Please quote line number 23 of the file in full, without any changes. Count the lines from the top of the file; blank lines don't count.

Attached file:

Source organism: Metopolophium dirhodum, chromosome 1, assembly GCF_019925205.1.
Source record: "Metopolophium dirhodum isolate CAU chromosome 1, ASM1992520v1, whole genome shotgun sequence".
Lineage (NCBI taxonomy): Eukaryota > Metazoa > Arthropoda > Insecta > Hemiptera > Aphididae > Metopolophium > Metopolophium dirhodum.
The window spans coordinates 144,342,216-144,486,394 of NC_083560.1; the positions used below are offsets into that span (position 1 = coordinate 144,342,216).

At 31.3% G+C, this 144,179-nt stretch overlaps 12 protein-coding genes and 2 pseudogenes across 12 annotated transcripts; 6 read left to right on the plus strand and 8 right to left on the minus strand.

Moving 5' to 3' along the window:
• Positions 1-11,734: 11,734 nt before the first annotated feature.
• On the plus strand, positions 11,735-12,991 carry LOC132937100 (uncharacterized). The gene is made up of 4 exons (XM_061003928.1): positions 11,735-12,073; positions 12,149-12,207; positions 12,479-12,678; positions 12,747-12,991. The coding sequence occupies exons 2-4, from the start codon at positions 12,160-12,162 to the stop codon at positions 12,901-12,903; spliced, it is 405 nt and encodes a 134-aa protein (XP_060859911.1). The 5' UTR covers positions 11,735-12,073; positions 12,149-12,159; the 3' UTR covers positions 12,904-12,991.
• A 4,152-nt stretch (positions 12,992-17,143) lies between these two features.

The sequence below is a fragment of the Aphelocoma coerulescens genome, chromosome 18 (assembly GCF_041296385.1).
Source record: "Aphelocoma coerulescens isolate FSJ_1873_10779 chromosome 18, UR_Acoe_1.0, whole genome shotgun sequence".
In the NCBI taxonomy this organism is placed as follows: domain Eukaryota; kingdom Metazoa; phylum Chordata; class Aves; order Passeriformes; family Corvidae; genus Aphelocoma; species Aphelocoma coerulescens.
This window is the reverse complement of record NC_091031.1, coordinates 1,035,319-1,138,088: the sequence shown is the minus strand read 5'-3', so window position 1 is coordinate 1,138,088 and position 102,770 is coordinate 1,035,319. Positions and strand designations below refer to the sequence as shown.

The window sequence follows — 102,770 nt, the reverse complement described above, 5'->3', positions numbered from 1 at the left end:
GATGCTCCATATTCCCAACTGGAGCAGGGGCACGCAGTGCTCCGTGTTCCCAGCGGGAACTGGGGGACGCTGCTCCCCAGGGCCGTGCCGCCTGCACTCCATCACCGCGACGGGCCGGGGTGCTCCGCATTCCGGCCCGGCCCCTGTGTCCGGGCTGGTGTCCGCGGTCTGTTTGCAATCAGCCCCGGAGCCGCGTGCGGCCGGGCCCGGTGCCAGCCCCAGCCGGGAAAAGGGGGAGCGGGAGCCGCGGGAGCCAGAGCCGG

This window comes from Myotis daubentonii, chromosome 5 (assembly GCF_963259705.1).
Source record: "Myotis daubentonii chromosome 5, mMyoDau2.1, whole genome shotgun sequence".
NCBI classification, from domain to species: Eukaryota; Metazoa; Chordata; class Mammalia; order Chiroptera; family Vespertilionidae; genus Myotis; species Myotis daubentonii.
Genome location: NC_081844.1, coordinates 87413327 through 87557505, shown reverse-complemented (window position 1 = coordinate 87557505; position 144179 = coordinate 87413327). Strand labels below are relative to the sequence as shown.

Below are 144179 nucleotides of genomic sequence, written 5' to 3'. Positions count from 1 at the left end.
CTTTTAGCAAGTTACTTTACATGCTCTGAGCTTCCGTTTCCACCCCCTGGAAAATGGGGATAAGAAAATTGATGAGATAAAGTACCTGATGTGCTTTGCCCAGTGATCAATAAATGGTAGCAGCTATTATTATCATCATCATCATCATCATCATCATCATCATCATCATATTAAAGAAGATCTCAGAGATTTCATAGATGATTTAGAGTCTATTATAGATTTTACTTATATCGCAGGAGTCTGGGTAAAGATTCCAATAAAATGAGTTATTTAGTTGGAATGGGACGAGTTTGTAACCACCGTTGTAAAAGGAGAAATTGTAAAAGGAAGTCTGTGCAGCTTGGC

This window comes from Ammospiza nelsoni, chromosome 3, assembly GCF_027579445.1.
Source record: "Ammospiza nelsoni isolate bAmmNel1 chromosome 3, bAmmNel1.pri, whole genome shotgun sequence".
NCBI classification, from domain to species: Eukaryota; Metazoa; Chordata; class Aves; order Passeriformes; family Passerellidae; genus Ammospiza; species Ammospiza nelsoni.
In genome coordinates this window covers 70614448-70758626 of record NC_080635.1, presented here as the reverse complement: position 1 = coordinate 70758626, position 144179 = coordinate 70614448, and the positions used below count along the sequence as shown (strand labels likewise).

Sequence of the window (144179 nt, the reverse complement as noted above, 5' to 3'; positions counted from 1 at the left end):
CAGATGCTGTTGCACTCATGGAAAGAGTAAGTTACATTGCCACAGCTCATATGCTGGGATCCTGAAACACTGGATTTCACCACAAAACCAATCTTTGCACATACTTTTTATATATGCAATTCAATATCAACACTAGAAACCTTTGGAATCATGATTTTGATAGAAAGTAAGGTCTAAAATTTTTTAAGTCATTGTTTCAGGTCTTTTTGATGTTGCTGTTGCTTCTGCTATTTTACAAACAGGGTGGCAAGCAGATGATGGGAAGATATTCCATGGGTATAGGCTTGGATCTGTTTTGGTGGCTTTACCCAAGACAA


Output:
Source record: "Ammospiza nelsoni isolate bAmmNel1 chromosome 3, bAmmNel1.pri, whole genome shotgun sequence".